education : reading : writing

Ph.D. University of Memphis (1996); A.B. Seattle University (1991)


Personal website and Twitter work


I teach widely in the Caribbean and African-American intellectual traditions, with special emphasis on francophone critical theory (see my courses Marvelous Blackness, Black Existentialism, Introduction to Postcolonial Theory, a seminar on Frantz Fanon, and The Afro-Postmodern) and various ways of thinking about transnational cultural contact and cultural production in the African diaspora. Courses in the African-American tradition include a seminar on James Baldwin, a shifting course entitled Introduction to African-American Philosophy, and a class on Richard Wright, Ralph Ellison, and James Baldwin.  My orientation is resolutely philosophical, in part because that is my character as a thinker and person, but more emphatically because I think it is important to attend to the unique philosophical voice in African-American and Caribbean intellectual life.

Recent courses have focused on the radical strains in African-American critical theory and politics, including Incarcerating BlacknessBlack Power, Black Panther, and a future seminar on the work of Angela Davis.


In addition to over three dozen essays in European and Africana critical theory, I have published Sensibility and Singularity (SUNY 2001), Godard Between Identity and Difference (Continuum 2008), Levinas and the Postcolonial: Race, Nation, Other (Edinburgh 2011, winner of the Frantz Fanon Book Prize), and the forthcoming Glissant and the Middle Passage: Philosophy, Beginning, Abyss (Minnesota 2019).

I am also editor (with Eric S. Nelson) of Between Levinas and Heidegger (SUNY 2011), (with Marisa Parham) Theorizing Glissant: Sites and Citations (R&L 2015), an issue of Journal of French and Francophone Philosophy on Godard and Philosophy (2010), an issue of The C.L.R. James Journal (with Marisa Parham) on Édouard Glissant (2011), (with Jill Stauffer, Ozlem Biner, and Sharika Thiranagama) a special double issue of Humanity on reconciliation, and (with Grant Farred) issues on James Baldwin in Critical Philosophy of Race and in New Centennial Review.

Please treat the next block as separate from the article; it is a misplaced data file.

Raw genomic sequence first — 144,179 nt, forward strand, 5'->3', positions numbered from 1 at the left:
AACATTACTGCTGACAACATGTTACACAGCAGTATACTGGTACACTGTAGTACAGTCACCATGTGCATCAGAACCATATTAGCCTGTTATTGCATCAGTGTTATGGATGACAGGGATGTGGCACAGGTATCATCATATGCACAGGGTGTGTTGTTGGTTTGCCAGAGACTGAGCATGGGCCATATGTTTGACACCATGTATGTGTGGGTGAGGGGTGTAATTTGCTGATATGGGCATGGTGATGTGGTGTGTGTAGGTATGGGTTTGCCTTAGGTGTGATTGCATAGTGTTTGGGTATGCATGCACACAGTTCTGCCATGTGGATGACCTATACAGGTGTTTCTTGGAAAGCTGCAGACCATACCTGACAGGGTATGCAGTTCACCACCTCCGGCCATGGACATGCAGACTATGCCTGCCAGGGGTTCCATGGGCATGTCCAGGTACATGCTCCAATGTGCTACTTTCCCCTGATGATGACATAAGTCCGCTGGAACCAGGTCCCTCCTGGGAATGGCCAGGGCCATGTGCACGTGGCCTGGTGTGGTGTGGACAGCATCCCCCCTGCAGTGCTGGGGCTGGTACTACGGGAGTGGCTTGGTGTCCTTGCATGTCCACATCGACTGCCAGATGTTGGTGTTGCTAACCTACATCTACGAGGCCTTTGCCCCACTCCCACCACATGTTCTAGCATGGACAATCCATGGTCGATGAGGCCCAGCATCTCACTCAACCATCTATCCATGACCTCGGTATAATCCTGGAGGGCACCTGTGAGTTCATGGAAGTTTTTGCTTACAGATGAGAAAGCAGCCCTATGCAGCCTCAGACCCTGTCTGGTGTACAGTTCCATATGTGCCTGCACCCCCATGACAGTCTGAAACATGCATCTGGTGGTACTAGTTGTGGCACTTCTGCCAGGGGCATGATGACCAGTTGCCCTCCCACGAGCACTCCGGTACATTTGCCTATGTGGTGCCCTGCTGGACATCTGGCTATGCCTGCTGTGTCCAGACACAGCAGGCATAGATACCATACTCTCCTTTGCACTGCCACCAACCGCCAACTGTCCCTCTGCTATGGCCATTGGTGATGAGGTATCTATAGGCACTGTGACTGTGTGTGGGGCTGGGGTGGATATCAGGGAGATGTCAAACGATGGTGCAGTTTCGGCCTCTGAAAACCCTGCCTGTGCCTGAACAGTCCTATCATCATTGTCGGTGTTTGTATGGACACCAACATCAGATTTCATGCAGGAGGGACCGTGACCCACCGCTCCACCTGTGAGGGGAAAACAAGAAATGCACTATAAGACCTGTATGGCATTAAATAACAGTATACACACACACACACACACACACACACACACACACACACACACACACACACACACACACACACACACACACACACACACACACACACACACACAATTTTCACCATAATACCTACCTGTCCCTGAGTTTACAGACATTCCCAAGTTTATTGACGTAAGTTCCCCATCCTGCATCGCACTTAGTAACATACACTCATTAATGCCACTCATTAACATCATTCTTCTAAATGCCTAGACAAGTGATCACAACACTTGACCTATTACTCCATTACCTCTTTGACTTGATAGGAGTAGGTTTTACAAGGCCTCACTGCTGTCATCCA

My current research includes a recently completed manuscript Unimaginable Price: Baldwin and the Black Atlantic, a book-length study of James Baldwin and black Atlantic critical theory, and a short book entitled What is the Afro-Postmodern?.

Scott Davidson and I are co-editors of the Journal of French and Francophone Philosophy.

Recent Publications

“Anxieties of Influence in the Black Atlantic,” The Global South and Literature, ed. Russell West-Pavlov (Cambridge: Cambridge University Press, 2018)

"Baldwin's Three Africans," New Centennial Review t 16, no. 2 (2017): 81-96.

"Incarnate Historiography and the Politics of Our Faces," in G. Pfeiffer and W. Gurley, eds. Phenomenology and the Political (Washington, D.C.: Rowman and Littlefield, 2016) - essay on Chris Abani, history, incarnation, and politics.

"Césaire's Apocalyptic Word," South Atlantic Quarterly 115, no 3 (2016): 567-584. - essay on Aimé Césaire, memory, and time.

"Orality and the Slave Sublime," in Hanétha Vété-Congolo, ed. The Caribbean Oral Tradition (New York: Palgrave, 2016) - essay on Édouard Glissant, language, memory, and history.

"Senghor's Anxiety of Influence," Journal of French and Francophone Philosophy XXIV, no. 1 (2016): 68-80. - essay on Léopold Senghor and the question of European influence in African thought.

"The Private Life of Resistance," James Baldwin Review 1, no. 1 (2015): 218-221. - essay on James Baldwin and the question of the visibility of resistance.

"Vernaculars of Home," Critical Philosophy of Race 3, no 2 (2015): 203-226. - essay on James Baldwin and his conception of black English and its political importance.